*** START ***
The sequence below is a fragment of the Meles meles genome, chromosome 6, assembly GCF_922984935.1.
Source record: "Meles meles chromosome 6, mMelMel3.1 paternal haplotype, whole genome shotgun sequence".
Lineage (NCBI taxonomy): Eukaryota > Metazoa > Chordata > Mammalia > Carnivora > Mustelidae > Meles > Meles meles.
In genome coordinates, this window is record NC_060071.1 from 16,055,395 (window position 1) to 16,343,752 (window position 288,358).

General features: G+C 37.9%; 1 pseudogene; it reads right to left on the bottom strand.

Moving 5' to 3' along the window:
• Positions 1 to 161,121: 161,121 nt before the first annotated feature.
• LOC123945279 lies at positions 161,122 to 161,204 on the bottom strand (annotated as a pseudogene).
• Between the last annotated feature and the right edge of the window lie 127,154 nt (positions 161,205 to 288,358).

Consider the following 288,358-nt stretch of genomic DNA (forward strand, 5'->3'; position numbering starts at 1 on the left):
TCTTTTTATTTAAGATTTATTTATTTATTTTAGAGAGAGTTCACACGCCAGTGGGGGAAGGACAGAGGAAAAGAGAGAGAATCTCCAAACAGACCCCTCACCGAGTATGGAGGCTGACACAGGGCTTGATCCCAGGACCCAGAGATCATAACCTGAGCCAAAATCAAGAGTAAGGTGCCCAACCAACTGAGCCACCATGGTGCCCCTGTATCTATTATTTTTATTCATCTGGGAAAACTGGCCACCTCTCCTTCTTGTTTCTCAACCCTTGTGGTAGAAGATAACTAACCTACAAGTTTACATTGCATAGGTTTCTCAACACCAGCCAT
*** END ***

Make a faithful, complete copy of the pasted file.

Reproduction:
The sequence below is a fragment of the Meles meles genome, chromosome 6, assembly GCF_922984935.1.
Source record: "Meles meles chromosome 6, mMelMel3.1 paternal haplotype, whole genome shotgun sequence".
Lineage (NCBI taxonomy): Eukaryota > Metazoa > Chordata > Mammalia > Carnivora > Mustelidae > Meles > Meles meles.
In genome coordinates, this window is record NC_060071.1 from 16,055,395 (window position 1) to 16,343,752 (window position 288,358).

General features: G+C 37.9%; 1 pseudogene; it reads right to left on the bottom strand.

Moving 5' to 3' along the window:
• Positions 1 to 161,121: 161,121 nt before the first annotated feature.
• LOC123945279 lies at positions 161,122 to 161,204 on the bottom strand (annotated as a pseudogene).
• Between the last annotated feature and the right edge of the window lie 127,154 nt (positions 161,205 to 288,358).

Consider the following 288,358-nt stretch of genomic DNA (forward strand, 5'->3'; position numbering starts at 1 on the left):
TCTTTTTATTTAAGATTTATTTATTTATTTTAGAGAGAGTTCACACGCCAGTGGGGGAAGGACAGAGGAAAAGAGAGAGAATCTCCAAACAGACCCCTCACCGAGTATGGAGGCTGACACAGGGCTTGATCCCAGGACCCAGAGATCATAACCTGAGCCAAAATCAAGAGTAAGGTGCCCAACCAACTGAGCCACCATGGTGCCCCTGTATCTATTATTTTTATTCATCTGGGAAAACTGGCCACCTCTCCTTCTTGTTTCTCAACCCTTGTGGTAGAAGATAACTAACCTACAAGTTTACATTGCATAGGTTTCTCAACACCAGCCAT